Nobody Wants the A380 and That’s Breeding Creativity

There isn’t anything quite like the A380. The airplane is enormous, and frankly, it is a true delight to fly (as a passenger, at least). The cabin design feels spacious, you can barely hear any engine noise, and it handles turbulence well. From an airline perspective, however, it’s the economics that matter most. And in most cases, the A380 just doesn’t work. With airlines struggling to offload these airplanes, some are going to have to get creative. One already has.

The idea behind the A380 was flawed from the start. Boeing bet that airlines would prefer smaller airplanes that could go longer distances. The 787 was built on that premise and has been a star. The A350 has done quite well in its own right. But the A380? It was built to carry a whole lot of people (or freight, until that model was dropped early on) on big routes. Very few airlines had that same vision, and it was reflected in the order book.

Unloved A380

The A380 has received only 319 orders. So far, only 198 have been delivered to a mere 13 operators, and it’s unlikely all 319 will ever be built. (You think Virgin Atlantic will ever take those 6 airplanes? Nope. And neither will the lessors who have committed, I’d bet.) Of those orders, Emirates is responsible for 142 of them with 85 in the air at the end of October.

For Emirates, the A380 is the backbone of its fleet, but it might regret that as travel begins to slow. Profits in the most recent report were off 75 percent on slowing demand. It’s hard enough to fill 85 A380s when times are good. How about filling 142 when times aren’t? Emirates remains bullish, saying it would order a whole bunch more if Airbus created a “neo” version with a new, more efficient engine. But that’s not likely to happen since nobody else is all that interested.

Even the airlines that have committed to the airplane don’t seem all that… committed. Some seemed to take the airplane as a point of national pride (Air France, Lufthansa). While others seemed to be playing the “me too” game (if Korean has the A380, Asiana will too). But the cold, hard reality of operating this beast has started to take its toll, and airlines are reacting. Some have it relatively easy.

Singapore was the first to fly the A380, and has the second largest fleet with 19 flying and 5 more on order. But Singapore’s first batch of A380s came on a 10-year lease, so the first one is up next year. Singapore isn’t planning on renewing that lease, and that’ll likely be the case for at least the first five of its airplanes. We don’t know what Singapore’s long term plan is for the aircraft, but clearly it’s more interested in smaller widebodies to support its growth plans.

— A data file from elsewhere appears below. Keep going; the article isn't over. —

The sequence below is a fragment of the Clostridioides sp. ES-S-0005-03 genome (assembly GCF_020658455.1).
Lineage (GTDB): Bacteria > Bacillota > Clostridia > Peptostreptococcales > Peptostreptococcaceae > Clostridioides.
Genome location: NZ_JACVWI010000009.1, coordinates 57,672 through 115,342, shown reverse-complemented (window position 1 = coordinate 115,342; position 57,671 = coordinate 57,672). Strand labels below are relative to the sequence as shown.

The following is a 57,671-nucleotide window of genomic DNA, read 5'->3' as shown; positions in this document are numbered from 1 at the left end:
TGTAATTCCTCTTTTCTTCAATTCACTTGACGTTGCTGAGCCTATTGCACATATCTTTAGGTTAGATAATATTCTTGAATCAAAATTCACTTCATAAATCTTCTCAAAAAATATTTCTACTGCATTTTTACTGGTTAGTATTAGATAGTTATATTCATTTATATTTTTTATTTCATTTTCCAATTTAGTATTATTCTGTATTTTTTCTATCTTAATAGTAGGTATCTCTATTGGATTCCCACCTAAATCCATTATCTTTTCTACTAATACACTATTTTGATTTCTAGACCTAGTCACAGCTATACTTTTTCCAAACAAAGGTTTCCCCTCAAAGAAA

Then there’s Air France. The airline probably felt national pressure to order the A380, and it originally said it would take 12. But after having 10 on the property, it told Airbus it wouldn’t take the last 2. It swapped those for 3 A350s instead. While the A380 often has a flagship onboard product with many airlines, at Air France it has a tired, older interior. It’s generally an airplane to avoid. Air France never quite seemed to figure out how to use the A380.

While simply getting rid of the aircraft is ideal for many airlines, it’s not always possible. There had been talk about a secondary market being out there to scoop up these airplanes. Turkish, for instance, had been expected to pick some up before the situation in Turkey deteriorated so much that traffic dropped off dramatically. That’s not likely to happen now. And Hawaiian has said it might be able to support a couple of them, likely to compete with ANA’s decision to take 3 A380s to fly to Hawai’i because it had no other choice if it wanted to snatch Skymark from Delta’s claws. But come on, that’s probably not happening either. So with airplanes coming off lease and nobody really interested, it makes it hard for those airlines that realized they’ve mistakenly ordered the wrong airplane. What can they do?

Those airlines who want to get rid of the A380 but can’t are probably watching Malaysia very closely. See, Malaysia stupidly ordered 6 A380s when it had no real use for them. The airline was on the ropes when a turnaround began, and neither previous CEO Christoph Mueller or current CEO Peter Bellew saw any place for the A380 going forward. But without being able to unload the airplanes, it was stuck.

A lesser airline might just sit there and keep flying the things, losing money as they go. But Malaysia has instead come up with a crazy scheme to farm out the A380s to a new division that specializes in Islamic pilgrimages. This airline will operate the A380 in a super high-density 700-seat configuration, at least when it can transport Hajj pilgrims.

But wait, isn’t Hajj only once a year? There’s no question that a bunch of airlines could use the A380 during that time, but what about the rest of the year? Well, for those not in the know, Hajj isn’t the only pilgrimage to Mecca. There’s also Umrah, which happens year-round. And this is no small thing. For the first half of 2016, Saudi Arabia issued over 6 million visas for Umrah pilgrims coming from outside the country. For that, Malaysia would shift to a less-dense 600 seat configuration. These aircraft can be wet-leased out to anyone who needs some heavy lift.

Is this crazy? It would be if Malaysia felt it could find a way to actually get rid of the airplanes. But since that’s not an option, this is more of a desperate move than anything. It needs to find a way to fly those A380s and lose less money than it does today. Talk about a sad state of affairs for the A380.

If this works, then maybe the market for used A380s will pick up. It seems unlikely, however. Instead, the A380 will remain a white elephant everywhere outside of Dubai. Even in Dubai, you have to wonder if anxiety levels are rising.

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